The cit is anandarupa
THE PHILOSOPHY OF ŚRI RĀMĀNUJĀ - VISIṢTADVAITA
written by Sri V.R. Srisaila Chakravarti
The cit is anandarupa
Happiness, bliss, pleasure or delight is the essence of the self. It is sukharūa. The words, sukha and ānanda are synonymous. The definition of happiness or bliss is given by Śāstrakāras as follows: Happiness is the object of a desire which does not depend upon any other desire. What is experienced as favorable to oneself is happiness or pleasure, as opposed to pain or misery which is experienced as being unpleasant or unfavorable to oneself. Happiness or favorable experience is desired for its own sake and not as a means for another desired end or for the removal of an unpleasant or unfavorable experience.
इतरेच्छान्धीनेच्छाविषयत्वं सुखस्य लक्षणं अनुकूलतया वेदनियं सुखं अनुकूलत्वं
स्वतः इष्टत्वं नतु इष्टानतरहेतुतया अनिष्टनिव्रुत्तिरूपतया वा इष्टत्वम्
Let me explain this. Take a man who is walking fast in the hot sun. Why does he walk so fast? Is it pleasant for him? No, it is very painful to him. Nevertheless, he desires to walk fast. Why? Because he desires to reach his office in time. Why does he desire to reach his office in time? This desire depends on his desire to please his superior officer. Why should he desire to please his superior? Because he desires to continue in his appointment. The desire to hold the appointment depends on his desire to get his monthly salary. That again depends on his desire to get food-stuffs and other articles of necessity. Why does he desire to eat? Because he desires to satisfy his hunger. Why should he desire to satisfy his hunger? Because he desires to be free from the pain of hunger and to be happy. Why does he desire happiness? He desires happiness not for any other end but for its own sake. The desire to be happy is, therefore, the ultimate desire or motive power which goads him on to action. There is no further question why does he desire to be happy. Happiness, therefore, is the object of a desire which does not depend upon any other desire. In the same way, you call a doctor to get freed from your pain. Freedom from pain is not by itself pleasant or favorable experience. It is only a negative aspect. You want to get rid of pain because it is unfavorable experience. Freedom from pain is, by itself, neither favorably experienced nor unfavorably experienced. It is the state of being in swarūpa in its own nature. Action and other things which are not themselves happiness are not therefore pleasant or favorable experiences. Merely because action, effort or activity is intended for the achievement of happiness, it is not pleasant or favorable; but on the contrary such action is indeed unpleasant or unfavorable . Only because such action is conducive to happiness, it is desired to be undertaken, not otherwise.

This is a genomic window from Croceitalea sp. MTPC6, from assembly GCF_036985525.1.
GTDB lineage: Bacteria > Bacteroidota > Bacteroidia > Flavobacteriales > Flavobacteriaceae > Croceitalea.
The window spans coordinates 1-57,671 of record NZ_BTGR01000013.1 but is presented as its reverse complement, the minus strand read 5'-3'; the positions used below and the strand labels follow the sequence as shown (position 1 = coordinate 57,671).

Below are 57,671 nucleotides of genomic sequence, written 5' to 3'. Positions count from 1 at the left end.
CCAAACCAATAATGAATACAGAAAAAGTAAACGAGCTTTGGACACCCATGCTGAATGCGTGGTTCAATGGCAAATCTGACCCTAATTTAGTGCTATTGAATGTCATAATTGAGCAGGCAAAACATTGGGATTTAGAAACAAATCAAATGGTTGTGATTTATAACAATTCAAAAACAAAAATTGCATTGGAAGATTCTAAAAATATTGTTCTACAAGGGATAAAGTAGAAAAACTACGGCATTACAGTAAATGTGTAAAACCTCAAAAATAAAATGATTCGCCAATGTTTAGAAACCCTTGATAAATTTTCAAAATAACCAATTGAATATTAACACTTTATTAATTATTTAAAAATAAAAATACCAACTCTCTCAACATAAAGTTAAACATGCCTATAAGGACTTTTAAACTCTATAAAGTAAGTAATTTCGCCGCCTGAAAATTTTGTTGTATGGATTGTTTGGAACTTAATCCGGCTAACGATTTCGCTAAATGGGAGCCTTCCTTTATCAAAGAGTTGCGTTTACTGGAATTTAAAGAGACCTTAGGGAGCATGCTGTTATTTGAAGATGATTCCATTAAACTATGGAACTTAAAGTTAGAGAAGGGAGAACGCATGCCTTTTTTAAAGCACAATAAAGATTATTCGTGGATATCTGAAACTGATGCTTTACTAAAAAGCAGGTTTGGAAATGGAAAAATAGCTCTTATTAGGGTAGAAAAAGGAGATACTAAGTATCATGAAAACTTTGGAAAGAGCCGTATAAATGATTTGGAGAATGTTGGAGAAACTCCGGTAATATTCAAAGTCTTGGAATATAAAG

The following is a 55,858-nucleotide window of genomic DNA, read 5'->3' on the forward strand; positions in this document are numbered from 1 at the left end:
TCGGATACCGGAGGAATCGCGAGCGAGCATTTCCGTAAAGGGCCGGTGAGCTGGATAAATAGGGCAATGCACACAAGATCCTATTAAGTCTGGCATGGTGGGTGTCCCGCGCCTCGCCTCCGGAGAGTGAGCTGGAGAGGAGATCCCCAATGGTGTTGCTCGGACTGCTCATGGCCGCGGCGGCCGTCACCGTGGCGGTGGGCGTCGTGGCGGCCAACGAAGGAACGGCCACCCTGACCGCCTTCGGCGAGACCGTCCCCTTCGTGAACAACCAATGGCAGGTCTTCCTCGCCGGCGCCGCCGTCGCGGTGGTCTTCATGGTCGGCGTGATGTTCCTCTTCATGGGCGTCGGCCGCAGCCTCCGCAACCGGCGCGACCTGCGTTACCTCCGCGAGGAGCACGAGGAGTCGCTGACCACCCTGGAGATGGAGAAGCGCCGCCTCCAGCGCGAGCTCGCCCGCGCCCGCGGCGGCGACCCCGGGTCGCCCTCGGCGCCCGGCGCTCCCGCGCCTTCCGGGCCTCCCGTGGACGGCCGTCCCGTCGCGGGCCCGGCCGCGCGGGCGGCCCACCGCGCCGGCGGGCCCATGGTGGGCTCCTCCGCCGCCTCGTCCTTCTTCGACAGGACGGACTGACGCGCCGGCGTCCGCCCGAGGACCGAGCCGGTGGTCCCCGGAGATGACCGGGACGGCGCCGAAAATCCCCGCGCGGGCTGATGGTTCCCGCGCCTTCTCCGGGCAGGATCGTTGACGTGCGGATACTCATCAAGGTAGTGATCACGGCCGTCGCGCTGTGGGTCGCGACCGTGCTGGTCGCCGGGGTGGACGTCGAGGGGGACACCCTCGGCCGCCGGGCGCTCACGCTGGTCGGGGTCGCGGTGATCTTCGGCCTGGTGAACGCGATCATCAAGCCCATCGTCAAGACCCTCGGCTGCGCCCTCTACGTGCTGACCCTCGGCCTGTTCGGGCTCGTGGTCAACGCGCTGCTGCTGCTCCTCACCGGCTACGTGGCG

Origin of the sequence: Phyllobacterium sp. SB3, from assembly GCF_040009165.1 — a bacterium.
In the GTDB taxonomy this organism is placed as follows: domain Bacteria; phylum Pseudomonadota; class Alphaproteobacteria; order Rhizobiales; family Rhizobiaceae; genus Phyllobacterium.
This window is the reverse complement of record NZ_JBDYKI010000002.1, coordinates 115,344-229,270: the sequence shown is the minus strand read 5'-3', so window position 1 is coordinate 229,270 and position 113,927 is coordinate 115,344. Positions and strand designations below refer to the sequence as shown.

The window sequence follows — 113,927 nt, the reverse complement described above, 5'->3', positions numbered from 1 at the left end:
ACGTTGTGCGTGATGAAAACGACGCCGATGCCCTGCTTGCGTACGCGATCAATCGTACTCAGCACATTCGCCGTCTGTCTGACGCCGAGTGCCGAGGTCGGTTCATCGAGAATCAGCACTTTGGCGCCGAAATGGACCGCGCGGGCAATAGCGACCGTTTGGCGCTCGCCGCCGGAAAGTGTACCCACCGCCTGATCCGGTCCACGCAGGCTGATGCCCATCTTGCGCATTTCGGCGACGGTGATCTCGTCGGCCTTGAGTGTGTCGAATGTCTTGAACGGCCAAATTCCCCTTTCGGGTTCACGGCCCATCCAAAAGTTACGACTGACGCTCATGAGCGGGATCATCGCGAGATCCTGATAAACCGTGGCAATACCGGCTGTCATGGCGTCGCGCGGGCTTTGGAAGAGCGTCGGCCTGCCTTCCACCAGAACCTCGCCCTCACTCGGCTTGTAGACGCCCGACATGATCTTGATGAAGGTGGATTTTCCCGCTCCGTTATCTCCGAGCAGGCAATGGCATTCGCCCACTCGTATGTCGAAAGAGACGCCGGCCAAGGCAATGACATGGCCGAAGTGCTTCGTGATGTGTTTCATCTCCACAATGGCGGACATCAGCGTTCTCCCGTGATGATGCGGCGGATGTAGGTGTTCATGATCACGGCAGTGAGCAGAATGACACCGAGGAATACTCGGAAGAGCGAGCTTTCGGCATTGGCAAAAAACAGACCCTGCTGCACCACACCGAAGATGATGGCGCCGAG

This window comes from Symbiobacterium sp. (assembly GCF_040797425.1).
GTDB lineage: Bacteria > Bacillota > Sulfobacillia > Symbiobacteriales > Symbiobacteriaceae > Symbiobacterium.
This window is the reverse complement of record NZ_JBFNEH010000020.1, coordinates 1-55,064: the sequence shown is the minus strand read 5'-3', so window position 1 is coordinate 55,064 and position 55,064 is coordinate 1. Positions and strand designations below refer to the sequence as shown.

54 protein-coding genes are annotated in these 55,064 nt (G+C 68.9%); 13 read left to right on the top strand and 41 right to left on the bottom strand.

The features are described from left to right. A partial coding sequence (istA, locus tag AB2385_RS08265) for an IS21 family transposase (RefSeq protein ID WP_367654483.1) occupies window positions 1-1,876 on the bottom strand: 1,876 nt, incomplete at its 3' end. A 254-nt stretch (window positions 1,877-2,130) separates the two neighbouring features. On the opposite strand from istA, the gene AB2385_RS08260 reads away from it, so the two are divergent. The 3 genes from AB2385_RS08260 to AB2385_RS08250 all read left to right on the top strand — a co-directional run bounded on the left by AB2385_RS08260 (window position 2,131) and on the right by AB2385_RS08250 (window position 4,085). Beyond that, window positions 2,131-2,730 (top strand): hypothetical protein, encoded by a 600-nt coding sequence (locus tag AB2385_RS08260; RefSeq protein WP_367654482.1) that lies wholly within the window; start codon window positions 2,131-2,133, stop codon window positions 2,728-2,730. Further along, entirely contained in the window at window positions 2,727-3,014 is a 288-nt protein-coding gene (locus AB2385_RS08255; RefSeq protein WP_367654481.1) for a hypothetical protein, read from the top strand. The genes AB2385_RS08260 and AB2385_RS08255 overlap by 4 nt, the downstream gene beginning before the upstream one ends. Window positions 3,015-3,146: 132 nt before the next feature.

The nature and essence of the self or atman is bliss. The self itself will bear testimony to this fact.